A Southland man and his wife say they have been failed by the healthcare system, after he was diagnosed with terminal cancer.
Blair Vining and his wife Melissa spoke at the Cancer at a Crossroads conference in Wellington on Thursday, where they told Health Minister David Clark he had "failed" them and other New Zealanders for not having a cancer plan.
They said Blair is not the only person who has been failed by fragmented District Health Boards, long wait periods and no cancer plan.
On the 27th of October, Blair went to A&E due to breathlessness and a sore leg. Hours later he was told he had cancer and it was terminal.
The couple heard doctors outside Blair's hospital room discussing his cancer - bowel, liver, lung, lymph nodes.
But they weren't told their treatment options. Instead, they were told it would be a week for a specialist, but not to worry because they would get the same treatment options, public or private.
"We trusted those doctors, and they didn't think they were lying. They said we would see a specialist in one week," said his wife.
On the 3rd of November the couple received a letter - sorry, but it's not a week. It's six to eight weeks.
Once they saw a specialist, Melissa says the news was heart-breaking.
"The prognosis was stage 4. Cancer that has spread to all parts of your liver doesn't get cured. No surgery, no immunotherapy, can't give him my liver. No cure. No plans for after the end of January. No growing old together."
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Blair began to write a bucket list, some easy and some not so much.
He wanted to renew his vows with his wife, play a last game of rugby with his mates, and he wanted a new cancer plan for New Zealand, so that other New Zealander's won't have to suffer in the same way Blair and his family are suffering.
Melissa had some sobering words for Health Minister David Clark, who was attending the conference.
"Minister of Health, it is great to see you here today," she said "However, you have failed Blair. You have failed me and my children and you have failed many other New Zealanders' by not having a cancer plan."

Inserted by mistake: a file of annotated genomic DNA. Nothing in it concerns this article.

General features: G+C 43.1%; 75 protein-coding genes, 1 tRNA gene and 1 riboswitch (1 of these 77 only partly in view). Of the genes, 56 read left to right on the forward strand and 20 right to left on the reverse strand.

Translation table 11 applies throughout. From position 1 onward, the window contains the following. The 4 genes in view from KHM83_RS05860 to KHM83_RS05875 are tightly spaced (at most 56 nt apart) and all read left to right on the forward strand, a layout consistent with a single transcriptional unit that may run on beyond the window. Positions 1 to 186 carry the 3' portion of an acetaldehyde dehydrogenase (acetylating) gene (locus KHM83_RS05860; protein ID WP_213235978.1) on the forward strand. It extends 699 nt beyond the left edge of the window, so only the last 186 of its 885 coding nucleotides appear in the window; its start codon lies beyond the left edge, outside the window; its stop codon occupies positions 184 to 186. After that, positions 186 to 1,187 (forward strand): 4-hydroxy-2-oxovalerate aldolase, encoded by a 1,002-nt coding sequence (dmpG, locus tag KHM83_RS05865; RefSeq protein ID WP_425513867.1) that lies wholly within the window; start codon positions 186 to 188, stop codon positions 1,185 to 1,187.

Mr Clark says he agrees the plan has lapsed, and needs improvement. He says the Ministry of Health will take steps to ensure a better plan for cancer care, starting this week.
"The central strand of this work will be the development of new cancer action plan - with the bold goal of achieving equity of outcomes as a priority," he told the room "We are going to start building this plan with you all at this conference and in workshops this Saturday."
Doctor Chris Jackson, a practicing oncologist and medical director of the Cancer Society says the system is increasingly fragmented, as separate DHB's operate independently.
Some DHBs have access to better technology, and those resources need to be equal.
"We need strong central leadership, and we need change. Individual DHB's do their own thing, and we can't have that in a small country," he told Newshub" We need to pool the expertise and the resources. All of New Zealand needs access to the same technology no matter where they are."
As well as the fragmented DHBs, he says people are being diagnosed too late, and waiting too long for treatment.
"Every day I see people that have waited too long. We need change now because people are suffering now."
Melissa Vine says although she will lose her husband, she will not stop fighting for change.
"Blair may only be here a few more months. I may be a widow before I am forty...he most likely will not see NZ get a cancer plan.
But I will not rest, I will not be quiet until his bucket item list gets ticked off and New Zealand has the cancer plan they deserve."